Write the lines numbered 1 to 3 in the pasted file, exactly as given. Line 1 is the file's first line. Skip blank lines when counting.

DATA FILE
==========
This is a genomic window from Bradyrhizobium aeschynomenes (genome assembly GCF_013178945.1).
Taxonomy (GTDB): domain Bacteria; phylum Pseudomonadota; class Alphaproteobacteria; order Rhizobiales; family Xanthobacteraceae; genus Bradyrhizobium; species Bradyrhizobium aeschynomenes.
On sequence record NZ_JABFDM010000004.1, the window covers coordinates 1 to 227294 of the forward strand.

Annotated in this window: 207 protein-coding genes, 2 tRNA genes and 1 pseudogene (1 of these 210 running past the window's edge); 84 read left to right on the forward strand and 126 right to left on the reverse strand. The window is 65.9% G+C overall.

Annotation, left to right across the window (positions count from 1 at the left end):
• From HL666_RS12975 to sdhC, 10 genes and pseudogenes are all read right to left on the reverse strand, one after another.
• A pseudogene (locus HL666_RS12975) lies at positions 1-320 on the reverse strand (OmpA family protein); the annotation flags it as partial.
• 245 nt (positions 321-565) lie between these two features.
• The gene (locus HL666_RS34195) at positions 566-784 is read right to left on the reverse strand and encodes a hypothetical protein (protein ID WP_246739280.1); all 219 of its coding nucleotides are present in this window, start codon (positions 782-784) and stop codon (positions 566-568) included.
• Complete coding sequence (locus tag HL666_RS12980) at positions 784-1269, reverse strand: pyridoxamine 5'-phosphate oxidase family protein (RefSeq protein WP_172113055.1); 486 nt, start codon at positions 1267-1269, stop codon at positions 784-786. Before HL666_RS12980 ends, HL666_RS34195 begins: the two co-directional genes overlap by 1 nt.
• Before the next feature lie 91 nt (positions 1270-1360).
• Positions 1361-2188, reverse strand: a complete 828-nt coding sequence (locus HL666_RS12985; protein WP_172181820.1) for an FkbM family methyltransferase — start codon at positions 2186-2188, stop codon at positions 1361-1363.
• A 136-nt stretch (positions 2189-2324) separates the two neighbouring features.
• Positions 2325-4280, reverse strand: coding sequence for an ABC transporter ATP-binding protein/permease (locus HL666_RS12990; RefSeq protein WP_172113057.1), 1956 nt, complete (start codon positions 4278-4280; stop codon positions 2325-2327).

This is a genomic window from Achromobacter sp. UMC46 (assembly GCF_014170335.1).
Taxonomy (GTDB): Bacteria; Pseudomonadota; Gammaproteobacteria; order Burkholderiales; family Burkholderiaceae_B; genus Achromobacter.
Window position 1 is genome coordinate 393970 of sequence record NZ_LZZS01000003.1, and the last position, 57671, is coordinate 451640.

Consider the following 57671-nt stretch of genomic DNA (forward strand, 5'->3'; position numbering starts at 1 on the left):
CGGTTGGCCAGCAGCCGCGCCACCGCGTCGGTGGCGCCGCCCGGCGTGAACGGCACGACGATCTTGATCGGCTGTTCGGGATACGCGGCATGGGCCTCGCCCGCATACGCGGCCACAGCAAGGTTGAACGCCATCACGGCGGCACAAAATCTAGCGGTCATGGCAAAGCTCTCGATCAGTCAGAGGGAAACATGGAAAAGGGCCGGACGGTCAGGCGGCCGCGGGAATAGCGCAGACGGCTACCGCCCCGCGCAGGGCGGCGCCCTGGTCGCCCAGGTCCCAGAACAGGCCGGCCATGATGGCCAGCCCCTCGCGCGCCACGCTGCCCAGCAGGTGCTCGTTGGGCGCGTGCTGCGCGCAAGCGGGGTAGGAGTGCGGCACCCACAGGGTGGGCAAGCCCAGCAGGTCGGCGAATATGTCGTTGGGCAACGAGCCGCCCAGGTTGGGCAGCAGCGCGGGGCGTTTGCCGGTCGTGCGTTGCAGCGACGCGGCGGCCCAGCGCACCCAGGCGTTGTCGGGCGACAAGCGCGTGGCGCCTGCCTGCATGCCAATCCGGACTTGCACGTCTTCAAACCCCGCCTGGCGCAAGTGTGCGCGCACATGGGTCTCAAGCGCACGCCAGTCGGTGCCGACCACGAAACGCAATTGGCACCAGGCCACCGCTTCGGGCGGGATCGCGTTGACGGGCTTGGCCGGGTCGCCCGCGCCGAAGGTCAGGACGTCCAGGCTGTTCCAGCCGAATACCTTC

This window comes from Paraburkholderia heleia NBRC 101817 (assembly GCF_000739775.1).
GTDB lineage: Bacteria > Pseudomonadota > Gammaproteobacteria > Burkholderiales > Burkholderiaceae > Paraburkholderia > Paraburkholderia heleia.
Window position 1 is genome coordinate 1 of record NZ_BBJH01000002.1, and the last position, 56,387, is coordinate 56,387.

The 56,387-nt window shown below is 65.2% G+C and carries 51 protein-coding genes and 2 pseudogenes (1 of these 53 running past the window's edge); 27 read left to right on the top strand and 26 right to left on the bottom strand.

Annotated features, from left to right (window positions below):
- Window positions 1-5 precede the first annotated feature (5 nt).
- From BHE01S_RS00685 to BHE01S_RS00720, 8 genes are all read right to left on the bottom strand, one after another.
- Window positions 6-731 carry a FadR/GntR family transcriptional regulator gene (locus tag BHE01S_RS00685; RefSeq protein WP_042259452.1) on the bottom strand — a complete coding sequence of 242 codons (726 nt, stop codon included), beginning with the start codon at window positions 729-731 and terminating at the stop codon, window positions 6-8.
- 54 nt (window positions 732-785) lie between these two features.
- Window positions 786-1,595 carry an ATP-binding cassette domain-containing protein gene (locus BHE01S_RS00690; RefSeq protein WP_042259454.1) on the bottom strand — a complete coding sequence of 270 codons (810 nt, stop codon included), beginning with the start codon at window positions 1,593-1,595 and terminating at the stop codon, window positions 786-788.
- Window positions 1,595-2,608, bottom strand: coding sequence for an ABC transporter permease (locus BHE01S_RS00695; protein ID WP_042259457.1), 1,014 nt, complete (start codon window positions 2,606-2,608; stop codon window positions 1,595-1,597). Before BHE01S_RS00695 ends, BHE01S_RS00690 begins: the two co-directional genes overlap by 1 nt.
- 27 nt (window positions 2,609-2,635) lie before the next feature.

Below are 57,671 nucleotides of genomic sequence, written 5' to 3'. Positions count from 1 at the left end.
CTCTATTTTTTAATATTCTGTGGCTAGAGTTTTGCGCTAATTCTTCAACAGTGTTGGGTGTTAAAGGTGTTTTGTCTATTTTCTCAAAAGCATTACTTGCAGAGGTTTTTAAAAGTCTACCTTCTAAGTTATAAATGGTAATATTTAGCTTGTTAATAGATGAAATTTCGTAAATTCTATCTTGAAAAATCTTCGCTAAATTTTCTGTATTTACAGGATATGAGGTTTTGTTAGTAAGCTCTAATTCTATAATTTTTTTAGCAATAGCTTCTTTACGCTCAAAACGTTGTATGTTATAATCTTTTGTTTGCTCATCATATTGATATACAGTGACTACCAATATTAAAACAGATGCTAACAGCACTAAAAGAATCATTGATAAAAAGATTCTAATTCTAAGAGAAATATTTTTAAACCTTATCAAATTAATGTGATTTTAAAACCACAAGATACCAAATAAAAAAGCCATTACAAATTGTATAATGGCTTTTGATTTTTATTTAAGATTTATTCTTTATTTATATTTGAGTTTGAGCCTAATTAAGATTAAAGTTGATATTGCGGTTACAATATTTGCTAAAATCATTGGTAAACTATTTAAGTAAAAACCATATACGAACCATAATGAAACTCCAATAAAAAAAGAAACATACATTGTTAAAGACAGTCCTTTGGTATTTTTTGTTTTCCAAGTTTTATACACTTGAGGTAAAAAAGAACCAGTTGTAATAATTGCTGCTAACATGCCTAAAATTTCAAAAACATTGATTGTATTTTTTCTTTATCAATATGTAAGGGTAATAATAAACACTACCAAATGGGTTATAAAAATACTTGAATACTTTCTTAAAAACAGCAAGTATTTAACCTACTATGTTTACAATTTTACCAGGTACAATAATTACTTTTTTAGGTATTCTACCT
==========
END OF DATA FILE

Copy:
This is a genomic window from Bradyrhizobium aeschynomenes (genome assembly GCF_013178945.1).
Taxonomy (GTDB): domain Bacteria; phylum Pseudomonadota; class Alphaproteobacteria; order Rhizobiales; family Xanthobacteraceae; genus Bradyrhizobium; species Bradyrhizobium aeschynomenes.
On sequence record NZ_JABFDM010000004.1, the window covers coordinates 1 to 227294 of the forward strand.